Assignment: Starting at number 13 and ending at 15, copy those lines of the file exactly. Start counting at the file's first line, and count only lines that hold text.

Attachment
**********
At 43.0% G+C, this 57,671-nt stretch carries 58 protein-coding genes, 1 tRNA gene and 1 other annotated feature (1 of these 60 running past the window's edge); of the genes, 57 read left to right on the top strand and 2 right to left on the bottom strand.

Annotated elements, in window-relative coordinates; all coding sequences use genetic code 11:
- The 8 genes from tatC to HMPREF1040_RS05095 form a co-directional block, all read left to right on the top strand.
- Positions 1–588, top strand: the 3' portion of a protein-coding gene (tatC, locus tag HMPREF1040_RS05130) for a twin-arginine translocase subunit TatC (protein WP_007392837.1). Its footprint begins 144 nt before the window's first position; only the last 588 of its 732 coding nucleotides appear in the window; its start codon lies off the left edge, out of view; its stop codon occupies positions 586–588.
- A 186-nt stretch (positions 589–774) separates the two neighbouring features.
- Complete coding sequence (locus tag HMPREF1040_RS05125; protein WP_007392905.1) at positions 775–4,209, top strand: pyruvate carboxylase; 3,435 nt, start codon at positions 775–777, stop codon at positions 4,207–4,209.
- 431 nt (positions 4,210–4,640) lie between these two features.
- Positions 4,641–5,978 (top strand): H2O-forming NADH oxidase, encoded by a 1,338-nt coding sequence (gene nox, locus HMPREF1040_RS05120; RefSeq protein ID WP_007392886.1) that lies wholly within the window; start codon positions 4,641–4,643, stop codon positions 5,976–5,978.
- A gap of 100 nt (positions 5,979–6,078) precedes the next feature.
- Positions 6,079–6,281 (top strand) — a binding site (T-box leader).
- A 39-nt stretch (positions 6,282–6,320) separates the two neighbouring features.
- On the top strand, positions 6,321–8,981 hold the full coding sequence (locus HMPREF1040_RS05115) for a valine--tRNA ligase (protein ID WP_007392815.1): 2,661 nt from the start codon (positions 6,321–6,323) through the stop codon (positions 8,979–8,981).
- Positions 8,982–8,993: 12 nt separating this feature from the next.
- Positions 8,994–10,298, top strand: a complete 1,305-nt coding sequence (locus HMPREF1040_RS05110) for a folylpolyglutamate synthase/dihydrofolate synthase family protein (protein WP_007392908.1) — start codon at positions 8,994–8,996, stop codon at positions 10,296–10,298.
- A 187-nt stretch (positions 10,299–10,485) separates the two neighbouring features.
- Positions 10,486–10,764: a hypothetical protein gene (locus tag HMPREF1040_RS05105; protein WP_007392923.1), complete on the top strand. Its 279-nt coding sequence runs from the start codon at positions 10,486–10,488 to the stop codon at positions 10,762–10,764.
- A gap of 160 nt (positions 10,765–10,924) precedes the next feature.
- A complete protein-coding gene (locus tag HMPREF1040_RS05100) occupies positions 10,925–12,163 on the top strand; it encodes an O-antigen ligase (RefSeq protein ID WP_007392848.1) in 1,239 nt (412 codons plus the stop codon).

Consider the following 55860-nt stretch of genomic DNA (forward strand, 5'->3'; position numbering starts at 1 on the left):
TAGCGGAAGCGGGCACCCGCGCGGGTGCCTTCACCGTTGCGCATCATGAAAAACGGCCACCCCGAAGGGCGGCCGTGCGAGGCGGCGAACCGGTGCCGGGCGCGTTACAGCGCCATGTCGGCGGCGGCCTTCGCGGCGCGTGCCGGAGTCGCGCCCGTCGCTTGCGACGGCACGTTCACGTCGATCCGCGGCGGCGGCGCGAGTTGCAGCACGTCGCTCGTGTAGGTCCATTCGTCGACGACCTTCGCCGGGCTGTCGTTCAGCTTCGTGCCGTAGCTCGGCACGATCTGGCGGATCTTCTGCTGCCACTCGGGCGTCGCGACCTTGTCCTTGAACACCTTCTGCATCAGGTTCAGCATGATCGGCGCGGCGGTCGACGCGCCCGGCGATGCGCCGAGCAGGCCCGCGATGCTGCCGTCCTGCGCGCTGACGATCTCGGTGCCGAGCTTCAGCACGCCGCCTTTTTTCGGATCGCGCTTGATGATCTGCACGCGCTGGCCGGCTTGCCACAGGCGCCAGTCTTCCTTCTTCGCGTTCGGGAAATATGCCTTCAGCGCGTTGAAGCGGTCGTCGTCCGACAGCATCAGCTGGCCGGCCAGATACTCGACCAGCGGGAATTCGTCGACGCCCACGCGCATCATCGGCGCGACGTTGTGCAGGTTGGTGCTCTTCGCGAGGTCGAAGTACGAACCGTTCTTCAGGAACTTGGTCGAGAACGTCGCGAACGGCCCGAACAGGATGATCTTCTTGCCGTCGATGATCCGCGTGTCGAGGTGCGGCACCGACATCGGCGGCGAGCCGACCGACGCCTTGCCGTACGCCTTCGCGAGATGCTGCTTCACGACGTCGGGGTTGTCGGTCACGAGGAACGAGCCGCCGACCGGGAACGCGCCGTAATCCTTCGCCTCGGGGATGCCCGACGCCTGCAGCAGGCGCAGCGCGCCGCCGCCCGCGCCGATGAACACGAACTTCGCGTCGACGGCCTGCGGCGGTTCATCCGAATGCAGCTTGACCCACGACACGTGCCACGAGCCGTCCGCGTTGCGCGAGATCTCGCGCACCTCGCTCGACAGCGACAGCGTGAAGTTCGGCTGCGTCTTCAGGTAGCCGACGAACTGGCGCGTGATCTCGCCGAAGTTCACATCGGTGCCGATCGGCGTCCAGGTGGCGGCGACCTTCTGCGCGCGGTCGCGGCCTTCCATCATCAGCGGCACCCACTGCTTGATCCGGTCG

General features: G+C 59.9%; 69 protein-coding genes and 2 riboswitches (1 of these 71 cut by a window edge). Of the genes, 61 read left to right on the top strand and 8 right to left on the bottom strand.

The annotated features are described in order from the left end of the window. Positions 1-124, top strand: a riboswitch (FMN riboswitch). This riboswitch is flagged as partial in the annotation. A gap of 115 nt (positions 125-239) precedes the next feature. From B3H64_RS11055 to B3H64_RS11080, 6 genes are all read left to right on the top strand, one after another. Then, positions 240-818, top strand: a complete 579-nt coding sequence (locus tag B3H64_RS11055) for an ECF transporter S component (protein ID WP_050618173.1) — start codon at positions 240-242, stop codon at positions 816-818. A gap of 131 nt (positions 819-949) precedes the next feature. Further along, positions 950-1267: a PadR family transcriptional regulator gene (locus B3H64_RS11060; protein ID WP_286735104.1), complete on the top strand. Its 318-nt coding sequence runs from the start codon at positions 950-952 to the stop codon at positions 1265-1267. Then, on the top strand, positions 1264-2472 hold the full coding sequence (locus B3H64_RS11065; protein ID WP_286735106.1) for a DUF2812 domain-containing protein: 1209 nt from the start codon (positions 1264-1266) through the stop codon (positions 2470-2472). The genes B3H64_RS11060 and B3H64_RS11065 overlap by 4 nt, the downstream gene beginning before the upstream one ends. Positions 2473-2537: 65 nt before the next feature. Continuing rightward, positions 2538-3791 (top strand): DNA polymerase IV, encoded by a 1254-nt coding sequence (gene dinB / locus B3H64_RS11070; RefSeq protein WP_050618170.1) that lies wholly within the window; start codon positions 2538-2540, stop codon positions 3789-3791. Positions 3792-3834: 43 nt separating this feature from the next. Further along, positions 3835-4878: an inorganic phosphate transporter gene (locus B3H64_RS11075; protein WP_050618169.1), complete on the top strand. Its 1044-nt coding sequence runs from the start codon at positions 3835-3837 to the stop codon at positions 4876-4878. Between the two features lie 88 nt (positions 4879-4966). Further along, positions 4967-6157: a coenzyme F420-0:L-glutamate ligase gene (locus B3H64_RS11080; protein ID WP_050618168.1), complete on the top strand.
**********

- Positions 8,982–8,993: 12 nt separating this feature from the next.
- Positions 8,994–10,298, top strand: a complete 1,305-nt coding sequence (locus HMPREF1040_RS05110) for a folylpolyglutamate synthase/dihydrofolate synthase family protein (protein WP_007392908.1) — start codon at positions 8,994–8,996, stop codon at positions 10,296–10,298.
- A 187-nt stretch (positions 10,299–10,485) separates the two neighbouring features.